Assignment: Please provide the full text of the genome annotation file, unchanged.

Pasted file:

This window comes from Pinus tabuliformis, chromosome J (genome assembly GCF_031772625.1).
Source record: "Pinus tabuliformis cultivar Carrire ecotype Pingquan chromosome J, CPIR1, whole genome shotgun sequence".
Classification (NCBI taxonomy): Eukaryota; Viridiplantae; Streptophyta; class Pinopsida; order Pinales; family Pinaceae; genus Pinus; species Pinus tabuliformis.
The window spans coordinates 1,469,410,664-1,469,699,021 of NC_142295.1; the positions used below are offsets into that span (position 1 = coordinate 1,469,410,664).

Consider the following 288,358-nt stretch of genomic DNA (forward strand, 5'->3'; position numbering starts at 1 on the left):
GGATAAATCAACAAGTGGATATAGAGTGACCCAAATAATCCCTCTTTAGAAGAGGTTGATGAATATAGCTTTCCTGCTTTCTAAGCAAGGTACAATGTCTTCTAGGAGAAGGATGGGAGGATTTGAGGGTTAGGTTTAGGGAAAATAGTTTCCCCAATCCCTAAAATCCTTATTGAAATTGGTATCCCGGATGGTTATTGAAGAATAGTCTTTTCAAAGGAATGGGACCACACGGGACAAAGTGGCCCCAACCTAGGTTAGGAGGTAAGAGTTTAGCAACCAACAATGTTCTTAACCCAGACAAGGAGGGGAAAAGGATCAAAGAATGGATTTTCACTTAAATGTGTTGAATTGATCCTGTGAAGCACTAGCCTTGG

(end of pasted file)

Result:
This window comes from Pinus tabuliformis, chromosome J (genome assembly GCF_031772625.1).
Source record: "Pinus tabuliformis cultivar Carrire ecotype Pingquan chromosome J, CPIR1, whole genome shotgun sequence".
Classification (NCBI taxonomy): Eukaryota; Viridiplantae; Streptophyta; class Pinopsida; order Pinales; family Pinaceae; genus Pinus; species Pinus tabuliformis.
The window spans coordinates 1,469,410,664-1,469,699,021 of NC_142295.1; the positions used below are offsets into that span (position 1 = coordinate 1,469,410,664).

Consider the following 288,358-nt stretch of genomic DNA (forward strand, 5'->3'; position numbering starts at 1 on the left):
GGATAAATCAACAAGTGGATATAGAGTGACCCAAATAATCCCTCTTTAGAAGAGGTTGATGAATATAGCTTTCCTGCTTTCTAAGCAAGGTACAATGTCTTCTAGGAGAAGGATGGGAGGATTTGAGGGTTAGGTTTAGGGAAAATAGTTTCCCCAATCCCTAAAATCCTTATTGAAATTGGTATCCCGGATGGTTATTGAAGAATAGTCTTTTCAAAGGAATGGGACCACACGGGACAAAGTGGCCCCAACCTAGGTTAGGAGGTAAGAGTTTAGCAACCAACAATGTTCTTAACCCAGACAAGGAGGGGAAAAGGATCAAAGAATGGATTTTCACTTAAATGTGTTGAATTGATCCTGTGAAGCACTAGCCTTGG